So far, so straightforward - but we have to be a bit careful, because it's easy to fall into one of a couple of near enemies of compassion.
One - as I've already hinted - is 'pity'. When we pity someone, we feel sorry for them, but in a way that puts them over there, somewhat beneath us. Pity is a quality that separates me from you, whereas compassion actually brings us closer together - I see that you suffer in just the same way that I do, and it would be just as good in the grand scheme of things for your suffering to be relieved as it would for mine. So if there's any sense of superiority, contempt or judgement in the attitude we're bringing toward someone else's suffering, we may well have gone astray into pity.
Another near enemy is an unhealthy empathy for someone else's pain - we don't simply recognise their pain and experience the desire to relieve it, but we actually start to take on their pain ourselves, to the point that we can become overwhelmed. People who work in caring professions often speak of 'empathetic burnout', where the constant exposure to the suffering of others gradually overloads their own capacity to handle pain. If we're going to make our compassion truly boundless, we simply can't feel the entire world's suffering - it's far too much. We need to find a stable footing in the face of all that misery, so that we can be of service rather than simply being crushed by it. We'll talk more about this 'stable footing' in a couple of weeks, when we get to equanimity, but for now it may help to emphasise the 'desire to help' side of compassion as opposed to the 'recognition of suffering' aspect. If compassion practice simply makes you feel bad, it's gone slightly off course; rather, we should feel a motivation to help in response to the suffering, and focusing on that motivation can help us to stay with compassion rather than sliding over into pure empathy.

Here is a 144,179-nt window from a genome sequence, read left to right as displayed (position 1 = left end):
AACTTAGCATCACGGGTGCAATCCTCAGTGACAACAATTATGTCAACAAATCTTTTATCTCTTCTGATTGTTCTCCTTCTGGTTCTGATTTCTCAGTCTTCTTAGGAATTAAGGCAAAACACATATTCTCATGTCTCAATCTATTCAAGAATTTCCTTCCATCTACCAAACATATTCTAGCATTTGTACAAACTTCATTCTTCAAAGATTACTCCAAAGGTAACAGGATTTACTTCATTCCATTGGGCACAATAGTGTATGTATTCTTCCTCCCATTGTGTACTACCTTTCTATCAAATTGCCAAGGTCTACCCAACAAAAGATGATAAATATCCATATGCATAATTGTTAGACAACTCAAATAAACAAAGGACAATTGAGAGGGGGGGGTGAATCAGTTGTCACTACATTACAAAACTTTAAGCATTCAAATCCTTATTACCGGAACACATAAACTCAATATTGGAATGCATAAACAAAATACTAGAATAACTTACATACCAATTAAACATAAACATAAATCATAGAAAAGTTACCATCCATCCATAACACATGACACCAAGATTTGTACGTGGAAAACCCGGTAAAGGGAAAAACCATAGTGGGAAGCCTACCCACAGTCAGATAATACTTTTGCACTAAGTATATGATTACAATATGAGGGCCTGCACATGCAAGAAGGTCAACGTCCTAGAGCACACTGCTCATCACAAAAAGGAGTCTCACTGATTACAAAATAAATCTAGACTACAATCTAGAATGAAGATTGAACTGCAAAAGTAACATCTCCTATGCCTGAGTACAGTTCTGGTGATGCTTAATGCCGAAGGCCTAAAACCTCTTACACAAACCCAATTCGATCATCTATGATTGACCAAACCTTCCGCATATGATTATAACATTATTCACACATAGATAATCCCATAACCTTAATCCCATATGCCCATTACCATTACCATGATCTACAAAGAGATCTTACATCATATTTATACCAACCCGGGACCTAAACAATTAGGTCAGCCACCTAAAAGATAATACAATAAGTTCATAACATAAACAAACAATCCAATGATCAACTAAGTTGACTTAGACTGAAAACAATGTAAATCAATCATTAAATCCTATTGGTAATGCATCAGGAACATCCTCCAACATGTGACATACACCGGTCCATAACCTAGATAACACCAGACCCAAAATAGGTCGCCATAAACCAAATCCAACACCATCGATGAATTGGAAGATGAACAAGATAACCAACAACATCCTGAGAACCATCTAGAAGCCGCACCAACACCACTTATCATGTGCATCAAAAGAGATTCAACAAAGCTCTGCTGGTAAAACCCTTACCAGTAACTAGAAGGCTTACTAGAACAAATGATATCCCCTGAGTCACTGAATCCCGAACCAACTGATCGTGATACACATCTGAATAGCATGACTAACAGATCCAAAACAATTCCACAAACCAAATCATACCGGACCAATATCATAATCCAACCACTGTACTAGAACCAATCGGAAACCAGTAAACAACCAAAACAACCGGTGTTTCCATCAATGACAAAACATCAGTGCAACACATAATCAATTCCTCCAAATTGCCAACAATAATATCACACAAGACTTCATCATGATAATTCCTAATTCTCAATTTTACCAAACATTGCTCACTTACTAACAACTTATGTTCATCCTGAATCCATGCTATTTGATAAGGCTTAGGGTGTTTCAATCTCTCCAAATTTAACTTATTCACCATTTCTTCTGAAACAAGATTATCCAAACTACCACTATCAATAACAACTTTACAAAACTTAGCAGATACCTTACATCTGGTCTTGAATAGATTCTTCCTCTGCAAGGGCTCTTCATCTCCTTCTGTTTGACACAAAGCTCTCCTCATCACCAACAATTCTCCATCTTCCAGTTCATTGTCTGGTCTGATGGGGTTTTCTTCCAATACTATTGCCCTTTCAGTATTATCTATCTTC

A final near enemy is very similar to one of metta's near enemies - a deliberately ostentatious kind of 'compassion', where we do good deeds at least in part to be seen as someone who does good deeds, as a badge of social status, or as a way to feel superior to others and maybe shame them for not being as compassionate as ourselves. Needless to say, if this kind of stuff is coming up, the practice has gone badly astray. We can actually end up here if we overemphasise the 'wanting to help' side of compassion at the expense of the recognition of the shared nature of suffering. True compassion causes us to recognise our commonality with all beings, rather than placing us on a pedestal above everyone else, bestowing our generosity from a position of safety. If you find that compassion practice is actually distancing you from others (perhaps as a result of taking my advice in the previous paragraph and focusing more heavily on the urge to help!), shift the emphasis more to the recognition of the universal nature of suffering.